But of course diamonds have other levels of symbolism in our society – we often see that beauty and forget everything that’s behind it. So, what does it mean actually, to see a blood diamond on the ring of a rich man or woman? That natural diamond had to have been found somewhere. So we forget about all this slavery of people in Africa and South Africa, and the people who die for this working in the worst conditions, and that doesn’t concern us because we want this shiny thing… this kind of background of wealth and power with diamonds, I just wanted to break and destroy it. And by breaking it out of that, I created something that is really valued, which is variation. Every splinter is something different in that field. That art market aspect of this is also interesting; you destroy something valuable, and the art makes it even more valuable than it would have been before you destroyed it! So in that context, I also find it valuable.

Tell me some more about your project, Variationen von Kapital.

 

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Variationen von Kapital. (2013)

 

Kapital is an ongoing work. I’m interested in what the word Kapital actually means today. Economics plays a huge role in the art world today, and from my perspective, it’s not healthy for art. The perception of art that the public has – it’s not the content of an exhibition you are going to read in the newspapers nowadays, it’s almost always going to be of a new record sale. it’s all about maximising the capital out of something and so art is an investment. So, I wanted to create an artwork that deals with these questions of capital, capital inside of art, the desire of art, the role of art, the function of art. But also about human capital, capital work, what uniqueness we can find in this.

 

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Variationen von Kapital (2013-ongoing)

 

For the work I created versions of Kapital, or variations… firstly I worked with a computer technician to write a formula for me, so the computer spits out all the versions all the word Kapital in the German language, that I could transcribe. So I write the word so you can still read it phonetically, but you never actually have the right spelling – you always have different punctuations, like with two AA’s or IH, but always reads Kapital. There are more than 41,000 variations to work from, and then the computer gave me all these variations in a random order for me to transcribe them. So the computer told me what to write! I wrote them down on handmade paper with Indian ink, each of them on a one to one, I signed and dated it, so it became a unique drawing. But this drawing exists in more than 41,000 variations. It takes a while! I only made 800 for that exhibition, but to make the whole 41,000 to finish this artwork, I would need more than ten years. Every day, twelve hours to do it. It’s more like contract work, there are ‘clauses’, and they’re part of the work. For instance, I’m not allowed to choose which one I would like to produce as an artwork. The computer tells me randomly, and I must draw the variation it gives me, so the artist is a tool inside of that project. And then the price of each piece is also fixed at €1,000 each, the gallery is not allowed to make it higher and they’re not allowed to make a reduction to the price either. And then the buyer is allocated one randomly. The artist produced it in a random way, so the collectors also choose one in a random way! So, it plays itself against the usual ways of the art investment market, it goes against the usual conditions.  So, if you have one it is a unique piece, but it looks like an edition of 41,000. What kind of value is it, still? It is a question about investment, and uniqueness, and the way you can actually choose an artwork. The work goes beyond the written capital.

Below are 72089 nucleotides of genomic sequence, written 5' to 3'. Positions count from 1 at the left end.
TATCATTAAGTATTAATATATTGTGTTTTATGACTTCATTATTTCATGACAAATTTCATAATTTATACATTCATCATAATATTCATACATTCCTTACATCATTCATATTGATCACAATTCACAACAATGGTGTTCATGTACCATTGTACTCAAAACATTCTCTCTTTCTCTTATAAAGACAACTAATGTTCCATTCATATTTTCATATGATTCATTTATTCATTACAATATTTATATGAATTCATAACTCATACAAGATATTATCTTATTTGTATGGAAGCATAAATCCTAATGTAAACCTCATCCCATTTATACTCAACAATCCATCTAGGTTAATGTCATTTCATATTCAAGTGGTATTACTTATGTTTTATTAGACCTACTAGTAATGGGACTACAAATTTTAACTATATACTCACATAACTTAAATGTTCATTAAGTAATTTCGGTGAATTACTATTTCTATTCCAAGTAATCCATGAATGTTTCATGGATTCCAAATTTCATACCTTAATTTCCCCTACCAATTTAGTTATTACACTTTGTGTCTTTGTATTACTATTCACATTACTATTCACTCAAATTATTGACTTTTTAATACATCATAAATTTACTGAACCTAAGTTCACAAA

You can find out more about Nasan’s work through his website link below

http://www.nasantur.com/

thank you Adrian Mc Hugh for your work editing